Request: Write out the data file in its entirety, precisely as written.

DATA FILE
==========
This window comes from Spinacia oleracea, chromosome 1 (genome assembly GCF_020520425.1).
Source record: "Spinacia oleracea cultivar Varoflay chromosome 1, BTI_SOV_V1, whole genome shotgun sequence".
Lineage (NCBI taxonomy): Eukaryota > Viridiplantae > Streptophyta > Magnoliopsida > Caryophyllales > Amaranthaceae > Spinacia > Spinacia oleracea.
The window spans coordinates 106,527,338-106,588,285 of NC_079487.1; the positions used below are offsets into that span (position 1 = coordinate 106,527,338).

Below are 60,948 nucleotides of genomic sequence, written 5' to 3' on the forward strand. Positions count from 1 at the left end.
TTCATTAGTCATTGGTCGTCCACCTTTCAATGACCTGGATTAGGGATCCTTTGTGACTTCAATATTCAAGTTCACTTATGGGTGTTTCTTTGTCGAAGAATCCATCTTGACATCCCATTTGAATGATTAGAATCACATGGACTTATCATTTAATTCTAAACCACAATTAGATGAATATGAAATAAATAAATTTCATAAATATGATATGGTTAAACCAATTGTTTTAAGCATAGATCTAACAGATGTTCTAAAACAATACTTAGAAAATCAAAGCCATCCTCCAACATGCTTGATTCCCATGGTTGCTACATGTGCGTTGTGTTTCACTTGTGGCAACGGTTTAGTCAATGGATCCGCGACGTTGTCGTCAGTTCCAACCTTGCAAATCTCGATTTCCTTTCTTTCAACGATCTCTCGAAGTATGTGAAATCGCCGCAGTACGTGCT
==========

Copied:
This window comes from Spinacia oleracea, chromosome 1 (genome assembly GCF_020520425.1).
Source record: "Spinacia oleracea cultivar Varoflay chromosome 1, BTI_SOV_V1, whole genome shotgun sequence".
Lineage (NCBI taxonomy): Eukaryota > Viridiplantae > Streptophyta > Magnoliopsida > Caryophyllales > Amaranthaceae > Spinacia > Spinacia oleracea.
The window spans coordinates 106,527,338-106,588,285 of NC_079487.1; the positions used below are offsets into that span (position 1 = coordinate 106,527,338).

Below are 60,948 nucleotides of genomic sequence, written 5' to 3' on the forward strand. Positions count from 1 at the left end.
TTCATTAGTCATTGGTCGTCCACCTTTCAATGACCTGGATTAGGGATCCTTTGTGACTTCAATATTCAAGTTCACTTATGGGTGTTTCTTTGTCGAAGAATCCATCTTGACATCCCATTTGAATGATTAGAATCACATGGACTTATCATTTAATTCTAAACCACAATTAGATGAATATGAAATAAATAAATTTCATAAATATGATATGGTTAAACCAATTGTTTTAAGCATAGATCTAACAGATGTTCTAAAACAATACTTAGAAAATCAAAGCCATCCTCCAACATGCTTGATTCCCATGGTTGCTACATGTGCGTTGTGTTTCACTTGTGGCAACGGTTTAGTCAATGGATCCGCGACGTTGTCGTCAGTTCCAACCTTGCAAATCTCGATTTCCTTTCTTTCAACGATCTCTCGAAGTATGTGAAATCGCCGCAGTACGTGCT